|A date to remember: Oct. 29|
Sources tell Destination: Freedom that the first Acela Express trainset will go into revenue service with the October 29 schedule change, and possibly earlier. The express trains will be gradually phased in to revenue service. The timetable usually changes when the nation returns to Standard Time.
Amtrak reportedly has a severe diesel and electric locomotive shortage, and does not have enough electric locomotives to operate the new Skyline Limited between Philadelphia and New York, so the carrier is pressing every available locomotive into revenue service.
|NARP members seek to cut ties with Amtrak|
Six prominent National Association of Railroad Passengers members say they want to cut the non-profit organizations ties with Amtrak.
In a letter to the organization's directors and to executive director Ross Capon, the six "ask that the board act to sever all ties with Amtrak which are in conflict with NARP's mission as a public interest advocate for rail passenger service."
The letter was dated August 29, four days before NARP president Jack Martin died at his home in Atlanta.
Anthony Haswell, Adrian Herzog, William Lindley, Thomas Pulsifer, Edward Robert Sirovy and Paul A. Wilson stated "NARP must maintain an arms-length posture towards Amtrak if it is to effectively represent the interests of the railroad passenger. To the extent that NARP is dependent upon Amtrak for direct and indirect financial and other benefits, it will be inhibited from criticizing Amtrak service shortcomings and seeking corrective action, and from considering alternative rail passenger service providers as an option to Amtrak."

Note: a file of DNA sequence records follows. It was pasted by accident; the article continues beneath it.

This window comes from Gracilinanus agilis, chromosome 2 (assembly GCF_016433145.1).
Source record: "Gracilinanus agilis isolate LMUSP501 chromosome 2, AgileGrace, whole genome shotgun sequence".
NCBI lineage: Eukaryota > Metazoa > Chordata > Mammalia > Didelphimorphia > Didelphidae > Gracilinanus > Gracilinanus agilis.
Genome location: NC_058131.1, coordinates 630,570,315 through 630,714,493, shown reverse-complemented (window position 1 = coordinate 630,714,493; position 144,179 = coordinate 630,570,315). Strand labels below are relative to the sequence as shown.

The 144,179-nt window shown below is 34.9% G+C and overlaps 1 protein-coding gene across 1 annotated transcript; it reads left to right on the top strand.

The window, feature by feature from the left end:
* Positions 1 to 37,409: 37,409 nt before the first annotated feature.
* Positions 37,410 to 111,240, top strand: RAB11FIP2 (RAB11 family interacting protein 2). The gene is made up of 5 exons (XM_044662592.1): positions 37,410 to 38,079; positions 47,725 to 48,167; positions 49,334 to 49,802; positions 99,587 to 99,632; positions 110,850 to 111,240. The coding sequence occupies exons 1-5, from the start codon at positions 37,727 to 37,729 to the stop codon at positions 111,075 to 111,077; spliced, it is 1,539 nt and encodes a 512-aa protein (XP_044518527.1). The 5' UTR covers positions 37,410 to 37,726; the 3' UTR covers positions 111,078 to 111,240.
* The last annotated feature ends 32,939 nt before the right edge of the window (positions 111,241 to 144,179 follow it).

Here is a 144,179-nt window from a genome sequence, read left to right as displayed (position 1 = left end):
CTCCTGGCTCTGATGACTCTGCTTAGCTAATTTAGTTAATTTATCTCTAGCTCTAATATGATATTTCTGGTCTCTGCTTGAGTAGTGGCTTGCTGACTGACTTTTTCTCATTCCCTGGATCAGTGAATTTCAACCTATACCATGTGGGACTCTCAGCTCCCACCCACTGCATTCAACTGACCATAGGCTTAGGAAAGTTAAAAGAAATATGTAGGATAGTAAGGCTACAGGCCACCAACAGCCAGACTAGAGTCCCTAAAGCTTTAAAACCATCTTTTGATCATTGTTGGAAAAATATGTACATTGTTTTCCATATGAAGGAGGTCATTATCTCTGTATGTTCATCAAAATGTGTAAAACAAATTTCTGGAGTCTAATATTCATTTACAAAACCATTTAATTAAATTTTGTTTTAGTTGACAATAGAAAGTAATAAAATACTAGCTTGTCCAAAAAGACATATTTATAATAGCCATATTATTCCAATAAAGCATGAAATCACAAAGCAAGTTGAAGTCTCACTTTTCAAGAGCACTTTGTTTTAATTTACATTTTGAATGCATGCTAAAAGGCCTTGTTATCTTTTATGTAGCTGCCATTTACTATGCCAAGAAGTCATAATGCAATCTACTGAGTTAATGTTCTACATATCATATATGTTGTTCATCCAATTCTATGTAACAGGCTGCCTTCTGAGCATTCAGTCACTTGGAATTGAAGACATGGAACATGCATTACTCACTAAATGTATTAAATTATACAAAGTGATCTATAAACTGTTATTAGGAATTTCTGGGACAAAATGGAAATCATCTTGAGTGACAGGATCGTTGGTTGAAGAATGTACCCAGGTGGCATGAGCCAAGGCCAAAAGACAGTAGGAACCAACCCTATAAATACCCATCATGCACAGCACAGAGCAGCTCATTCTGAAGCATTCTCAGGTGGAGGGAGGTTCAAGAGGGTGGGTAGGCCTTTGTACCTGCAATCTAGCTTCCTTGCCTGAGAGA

They stated that NARP-Amtrak conflicts included the administration of the Amtrak Consumer Advisory Council.
"In return for administering the CAC, NARP is paid about $16,000 per year as 'overhead' over and above the CAC's direct expenses, which essentially is profit which NARP can spend as it pleases."
They also found fault with using "lists of Amtrak employees to solicit memberships in NARP. To the extent that these solicitations are cost-effective, NARP receives a financial benefit from membership dues for which it is obligated to Amtrak. Moreover, a solicitation of Amtrak employees, regardless of how it is worded, implies that NARP will not oppose labor's position in Amtrak labor-management disputes even if that position was contrary to the best interest of passengers."
They also found fault with Amtrak giving NARP members a 10 percent coach ticket discount. "NARP is supposed to be a public interest advocacy organization, not a train riders club."